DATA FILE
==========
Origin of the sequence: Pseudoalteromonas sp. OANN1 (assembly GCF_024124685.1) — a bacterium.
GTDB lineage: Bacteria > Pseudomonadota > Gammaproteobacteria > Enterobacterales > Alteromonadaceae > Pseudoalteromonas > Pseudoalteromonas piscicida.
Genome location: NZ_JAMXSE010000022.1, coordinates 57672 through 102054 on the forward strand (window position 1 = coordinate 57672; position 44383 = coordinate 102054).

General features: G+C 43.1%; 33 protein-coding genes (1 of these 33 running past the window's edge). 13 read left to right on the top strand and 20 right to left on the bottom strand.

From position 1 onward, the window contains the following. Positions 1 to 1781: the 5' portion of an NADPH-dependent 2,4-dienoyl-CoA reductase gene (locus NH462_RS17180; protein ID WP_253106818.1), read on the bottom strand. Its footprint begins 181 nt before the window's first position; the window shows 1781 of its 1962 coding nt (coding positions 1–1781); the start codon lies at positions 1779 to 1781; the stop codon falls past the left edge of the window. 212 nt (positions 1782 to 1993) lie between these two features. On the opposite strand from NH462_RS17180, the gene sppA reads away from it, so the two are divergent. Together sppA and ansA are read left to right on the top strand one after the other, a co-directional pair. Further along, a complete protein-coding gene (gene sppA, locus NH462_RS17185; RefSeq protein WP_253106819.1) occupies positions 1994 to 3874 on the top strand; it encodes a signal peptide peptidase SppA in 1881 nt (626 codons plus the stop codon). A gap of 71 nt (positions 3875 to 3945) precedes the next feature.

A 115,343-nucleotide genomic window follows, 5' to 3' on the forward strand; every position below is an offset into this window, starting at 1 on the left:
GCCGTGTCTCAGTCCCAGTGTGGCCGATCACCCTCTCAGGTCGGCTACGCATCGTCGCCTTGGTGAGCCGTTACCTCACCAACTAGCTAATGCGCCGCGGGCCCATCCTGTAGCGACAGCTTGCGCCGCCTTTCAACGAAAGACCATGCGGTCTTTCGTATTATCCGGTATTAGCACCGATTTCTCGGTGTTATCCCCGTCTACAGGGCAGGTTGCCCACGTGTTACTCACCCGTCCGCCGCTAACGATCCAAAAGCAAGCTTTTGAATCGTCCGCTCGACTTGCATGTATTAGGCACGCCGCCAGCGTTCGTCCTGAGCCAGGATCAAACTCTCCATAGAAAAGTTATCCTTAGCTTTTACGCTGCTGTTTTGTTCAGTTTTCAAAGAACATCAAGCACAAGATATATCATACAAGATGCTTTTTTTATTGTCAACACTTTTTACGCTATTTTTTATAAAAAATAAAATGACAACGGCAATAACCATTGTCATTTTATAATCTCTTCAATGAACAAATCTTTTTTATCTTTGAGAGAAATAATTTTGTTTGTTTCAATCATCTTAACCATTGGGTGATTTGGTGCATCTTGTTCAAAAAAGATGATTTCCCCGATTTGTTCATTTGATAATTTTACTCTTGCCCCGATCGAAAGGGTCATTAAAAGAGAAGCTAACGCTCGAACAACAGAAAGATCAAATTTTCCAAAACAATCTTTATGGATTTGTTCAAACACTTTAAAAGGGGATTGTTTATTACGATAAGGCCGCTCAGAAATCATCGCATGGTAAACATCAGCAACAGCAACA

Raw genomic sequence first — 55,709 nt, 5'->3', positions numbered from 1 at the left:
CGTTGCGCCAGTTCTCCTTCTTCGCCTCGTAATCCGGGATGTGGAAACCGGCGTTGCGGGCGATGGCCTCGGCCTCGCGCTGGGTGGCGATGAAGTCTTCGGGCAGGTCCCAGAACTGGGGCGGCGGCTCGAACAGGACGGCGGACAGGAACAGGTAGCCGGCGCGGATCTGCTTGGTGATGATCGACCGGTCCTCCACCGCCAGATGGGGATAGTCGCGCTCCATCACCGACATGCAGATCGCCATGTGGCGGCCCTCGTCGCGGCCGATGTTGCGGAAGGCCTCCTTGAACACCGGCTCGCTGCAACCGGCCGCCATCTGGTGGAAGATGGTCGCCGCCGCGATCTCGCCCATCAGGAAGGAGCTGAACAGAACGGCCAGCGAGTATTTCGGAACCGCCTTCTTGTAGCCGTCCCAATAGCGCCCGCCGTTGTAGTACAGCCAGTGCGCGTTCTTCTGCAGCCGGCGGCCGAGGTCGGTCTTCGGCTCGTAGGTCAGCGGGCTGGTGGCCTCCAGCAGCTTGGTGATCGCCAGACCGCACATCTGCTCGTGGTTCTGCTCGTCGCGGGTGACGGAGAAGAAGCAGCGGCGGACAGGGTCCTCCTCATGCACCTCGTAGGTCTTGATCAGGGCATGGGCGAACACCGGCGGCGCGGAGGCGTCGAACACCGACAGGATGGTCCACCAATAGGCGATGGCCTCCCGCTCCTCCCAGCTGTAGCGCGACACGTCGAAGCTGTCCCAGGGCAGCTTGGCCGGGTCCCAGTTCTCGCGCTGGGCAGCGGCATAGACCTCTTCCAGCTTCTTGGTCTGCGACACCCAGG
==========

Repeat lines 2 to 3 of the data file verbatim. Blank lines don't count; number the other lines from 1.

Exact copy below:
GTDB lineage: Bacteria > Pseudomonadota > Gammaproteobacteria > Enterobacterales > Alteromonadaceae > Pseudoalteromonas > Pseudoalteromonas piscicida.
Genome location: NZ_JAMXSE010000022.1, coordinates 57672 through 102054 on the forward strand (window position 1 = coordinate 57672; position 44383 = coordinate 102054).